Amazon meets grass-fed meet

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Can Amazon scale the production of grass fed beef the way it has with everything else it has touched? And should it? It seems we’re about to find out.

Recently a group of Amazon reps met with ranchers who specialize in organic and grass-fed beef in Bluffton, Georgia. Rancher Will Harris told Reuters that Amazon is interested in a possible distribution deal with his own multigenerational family farm, among others.

Could Amazon shake up factory farming? Possibly. Its recent acquisition of Whole Foods gives the tech giant clout in the sustainable food market. Grass-fed animals are a healthier and more sustainable option, as compared to factory farms, where animals are often abused and enlarged for profit. And while the demand for grass-fed meat keeps climbing, most small producers of grass-fed beef are too small in scale to process and distribute it efficiently.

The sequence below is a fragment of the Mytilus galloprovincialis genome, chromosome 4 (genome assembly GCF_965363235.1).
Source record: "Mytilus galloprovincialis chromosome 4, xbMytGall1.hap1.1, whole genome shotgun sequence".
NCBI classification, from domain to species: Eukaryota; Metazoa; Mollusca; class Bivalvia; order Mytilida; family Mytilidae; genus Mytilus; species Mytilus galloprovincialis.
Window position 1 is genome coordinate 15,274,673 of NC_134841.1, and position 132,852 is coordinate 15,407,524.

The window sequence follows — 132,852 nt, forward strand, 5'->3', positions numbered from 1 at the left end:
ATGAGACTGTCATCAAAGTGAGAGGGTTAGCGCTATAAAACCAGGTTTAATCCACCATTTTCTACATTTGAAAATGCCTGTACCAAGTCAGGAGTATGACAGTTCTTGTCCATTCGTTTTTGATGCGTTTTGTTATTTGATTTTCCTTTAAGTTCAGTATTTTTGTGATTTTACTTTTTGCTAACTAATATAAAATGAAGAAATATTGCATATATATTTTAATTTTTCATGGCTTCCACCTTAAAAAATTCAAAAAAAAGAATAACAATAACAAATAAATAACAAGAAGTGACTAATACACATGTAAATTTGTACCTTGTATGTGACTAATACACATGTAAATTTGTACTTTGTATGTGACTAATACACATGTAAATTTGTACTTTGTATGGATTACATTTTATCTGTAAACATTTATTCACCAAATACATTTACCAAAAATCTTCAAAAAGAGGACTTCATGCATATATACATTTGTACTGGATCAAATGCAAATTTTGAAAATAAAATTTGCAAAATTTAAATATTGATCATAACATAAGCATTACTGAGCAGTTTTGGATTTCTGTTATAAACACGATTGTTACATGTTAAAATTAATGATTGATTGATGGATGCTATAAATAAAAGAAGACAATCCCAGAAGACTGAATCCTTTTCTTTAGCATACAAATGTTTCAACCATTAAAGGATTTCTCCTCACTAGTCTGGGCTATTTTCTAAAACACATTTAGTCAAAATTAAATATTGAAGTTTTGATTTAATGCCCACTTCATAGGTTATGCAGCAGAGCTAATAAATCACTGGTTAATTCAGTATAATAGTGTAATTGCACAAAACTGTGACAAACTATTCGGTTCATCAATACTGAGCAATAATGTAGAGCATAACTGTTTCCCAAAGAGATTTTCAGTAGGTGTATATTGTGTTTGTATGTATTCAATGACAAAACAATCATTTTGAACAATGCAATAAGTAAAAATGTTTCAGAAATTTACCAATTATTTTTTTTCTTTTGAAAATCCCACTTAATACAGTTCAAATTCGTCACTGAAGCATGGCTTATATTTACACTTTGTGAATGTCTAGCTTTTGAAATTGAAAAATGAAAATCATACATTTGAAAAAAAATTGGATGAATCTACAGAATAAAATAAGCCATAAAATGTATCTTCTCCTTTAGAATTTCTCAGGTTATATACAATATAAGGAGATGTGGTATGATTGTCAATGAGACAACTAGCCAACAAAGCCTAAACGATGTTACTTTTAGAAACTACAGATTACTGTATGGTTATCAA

But grass-fed meat could be a tough market to crack. Seventy five percent of the grass-fed beef sold in the U.S. is imported from other countries, largely due to less rigorous standards and therefore lower costs.

Amazon hasn’t made its business plans clear. Transparency and openness are valued in regenerative farming, leading experts to have varying opinions on whether the presence of Amazon is a good thing, or not.

Takeaway: A staggering 99 percent of the meat and dairy we consume is factory farmed, putting the onus on consumers to hunt down healthier, more sustainable alternatives. This story offers a jumpstart on how to find them.